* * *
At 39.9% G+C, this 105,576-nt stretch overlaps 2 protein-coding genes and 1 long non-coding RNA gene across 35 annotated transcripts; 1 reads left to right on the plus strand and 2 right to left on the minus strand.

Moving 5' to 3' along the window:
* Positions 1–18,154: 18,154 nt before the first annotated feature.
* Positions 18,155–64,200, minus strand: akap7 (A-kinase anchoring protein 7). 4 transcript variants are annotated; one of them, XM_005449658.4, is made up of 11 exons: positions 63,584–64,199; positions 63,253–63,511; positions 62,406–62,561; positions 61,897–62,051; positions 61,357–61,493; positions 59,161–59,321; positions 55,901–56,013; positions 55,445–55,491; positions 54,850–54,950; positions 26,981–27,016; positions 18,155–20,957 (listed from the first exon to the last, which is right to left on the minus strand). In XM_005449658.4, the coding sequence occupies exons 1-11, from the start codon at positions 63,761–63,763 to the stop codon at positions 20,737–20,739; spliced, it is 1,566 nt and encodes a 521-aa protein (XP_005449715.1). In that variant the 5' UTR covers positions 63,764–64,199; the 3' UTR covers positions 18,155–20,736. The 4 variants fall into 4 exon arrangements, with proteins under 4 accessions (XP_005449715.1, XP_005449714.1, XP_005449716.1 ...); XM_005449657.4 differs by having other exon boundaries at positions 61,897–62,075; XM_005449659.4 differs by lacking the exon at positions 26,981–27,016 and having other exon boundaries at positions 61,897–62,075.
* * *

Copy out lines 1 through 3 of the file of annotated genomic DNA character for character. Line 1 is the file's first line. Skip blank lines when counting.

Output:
At 39.9% G+C, this 105,576-nt stretch overlaps 2 protein-coding genes and 1 long non-coding RNA gene across 35 annotated transcripts; 1 reads left to right on the plus strand and 2 right to left on the minus strand.

Moving 5' to 3' along the window:
* Positions 1–18,154: 18,154 nt before the first annotated feature.